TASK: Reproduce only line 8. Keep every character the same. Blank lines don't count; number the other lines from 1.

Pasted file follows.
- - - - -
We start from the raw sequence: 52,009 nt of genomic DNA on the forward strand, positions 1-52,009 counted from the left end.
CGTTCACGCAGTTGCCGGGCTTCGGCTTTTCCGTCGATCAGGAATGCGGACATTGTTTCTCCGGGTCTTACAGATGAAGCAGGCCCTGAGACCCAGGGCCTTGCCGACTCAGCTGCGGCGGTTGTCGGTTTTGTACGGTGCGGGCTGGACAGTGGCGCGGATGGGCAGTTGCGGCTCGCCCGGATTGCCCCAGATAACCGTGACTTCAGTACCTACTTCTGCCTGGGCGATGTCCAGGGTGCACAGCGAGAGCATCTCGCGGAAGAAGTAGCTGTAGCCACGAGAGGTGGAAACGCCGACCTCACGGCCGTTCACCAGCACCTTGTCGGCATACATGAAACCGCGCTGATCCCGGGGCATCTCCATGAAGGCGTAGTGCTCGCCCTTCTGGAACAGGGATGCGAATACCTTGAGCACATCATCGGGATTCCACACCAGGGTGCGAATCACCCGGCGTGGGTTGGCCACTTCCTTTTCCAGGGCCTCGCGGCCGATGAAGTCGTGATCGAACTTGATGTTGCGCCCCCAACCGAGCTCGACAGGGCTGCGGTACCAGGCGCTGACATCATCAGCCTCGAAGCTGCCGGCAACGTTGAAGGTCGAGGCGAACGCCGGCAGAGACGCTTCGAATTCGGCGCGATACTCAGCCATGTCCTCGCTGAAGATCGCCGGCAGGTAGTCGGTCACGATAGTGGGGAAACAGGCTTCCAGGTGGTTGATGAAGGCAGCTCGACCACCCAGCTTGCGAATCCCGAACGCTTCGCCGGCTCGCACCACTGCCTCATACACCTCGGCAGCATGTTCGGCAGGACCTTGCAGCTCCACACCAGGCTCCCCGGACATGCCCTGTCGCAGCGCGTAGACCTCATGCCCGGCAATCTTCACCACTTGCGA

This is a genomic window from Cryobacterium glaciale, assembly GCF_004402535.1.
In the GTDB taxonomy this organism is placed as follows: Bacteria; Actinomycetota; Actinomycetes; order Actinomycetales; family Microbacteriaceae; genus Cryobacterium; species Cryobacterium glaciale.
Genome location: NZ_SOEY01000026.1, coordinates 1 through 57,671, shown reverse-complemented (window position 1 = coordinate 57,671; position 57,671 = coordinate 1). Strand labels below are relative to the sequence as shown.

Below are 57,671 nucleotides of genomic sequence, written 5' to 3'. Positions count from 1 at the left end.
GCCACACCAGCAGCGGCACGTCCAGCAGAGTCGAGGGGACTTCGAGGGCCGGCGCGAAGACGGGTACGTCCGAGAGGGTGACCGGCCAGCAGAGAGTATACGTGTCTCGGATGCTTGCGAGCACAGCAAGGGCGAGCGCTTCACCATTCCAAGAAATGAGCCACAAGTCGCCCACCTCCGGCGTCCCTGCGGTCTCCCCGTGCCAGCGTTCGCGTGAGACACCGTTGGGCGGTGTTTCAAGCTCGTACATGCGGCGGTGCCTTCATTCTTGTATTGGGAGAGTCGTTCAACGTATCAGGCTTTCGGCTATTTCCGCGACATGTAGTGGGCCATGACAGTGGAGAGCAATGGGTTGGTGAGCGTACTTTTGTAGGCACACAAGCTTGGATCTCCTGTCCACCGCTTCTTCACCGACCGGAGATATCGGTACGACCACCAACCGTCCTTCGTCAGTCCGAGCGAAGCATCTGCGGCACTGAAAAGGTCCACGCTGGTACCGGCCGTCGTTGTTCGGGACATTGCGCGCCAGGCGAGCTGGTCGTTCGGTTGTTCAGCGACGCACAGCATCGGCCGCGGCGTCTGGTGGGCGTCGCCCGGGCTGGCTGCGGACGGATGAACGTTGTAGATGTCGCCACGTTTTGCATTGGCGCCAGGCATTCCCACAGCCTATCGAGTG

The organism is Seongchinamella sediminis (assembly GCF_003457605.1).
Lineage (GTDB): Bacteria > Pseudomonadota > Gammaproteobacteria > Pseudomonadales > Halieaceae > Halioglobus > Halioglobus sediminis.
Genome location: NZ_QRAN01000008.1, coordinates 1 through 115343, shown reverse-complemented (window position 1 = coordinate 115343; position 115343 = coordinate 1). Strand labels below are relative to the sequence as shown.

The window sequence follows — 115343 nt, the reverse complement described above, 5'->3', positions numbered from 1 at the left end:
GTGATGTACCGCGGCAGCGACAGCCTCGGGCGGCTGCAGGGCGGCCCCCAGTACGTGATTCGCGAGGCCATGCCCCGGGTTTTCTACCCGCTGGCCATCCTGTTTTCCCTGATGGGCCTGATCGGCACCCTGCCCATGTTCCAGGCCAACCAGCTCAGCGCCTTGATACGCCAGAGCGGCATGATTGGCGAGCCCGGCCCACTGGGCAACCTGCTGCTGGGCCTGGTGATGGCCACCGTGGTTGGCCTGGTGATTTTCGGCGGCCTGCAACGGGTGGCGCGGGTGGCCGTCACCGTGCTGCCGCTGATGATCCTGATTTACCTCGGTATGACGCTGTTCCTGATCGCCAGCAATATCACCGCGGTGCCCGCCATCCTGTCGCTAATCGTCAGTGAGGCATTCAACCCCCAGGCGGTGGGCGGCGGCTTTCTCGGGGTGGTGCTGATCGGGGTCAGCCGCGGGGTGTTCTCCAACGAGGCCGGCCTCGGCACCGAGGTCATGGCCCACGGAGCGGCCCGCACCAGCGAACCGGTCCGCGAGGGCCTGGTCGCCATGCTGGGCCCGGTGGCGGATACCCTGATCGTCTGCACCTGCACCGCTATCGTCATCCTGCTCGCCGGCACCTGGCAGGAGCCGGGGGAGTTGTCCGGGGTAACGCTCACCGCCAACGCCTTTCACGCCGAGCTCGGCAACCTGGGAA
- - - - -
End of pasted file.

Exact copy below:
The organism is Seongchinamella sediminis (assembly GCF_003457605.1).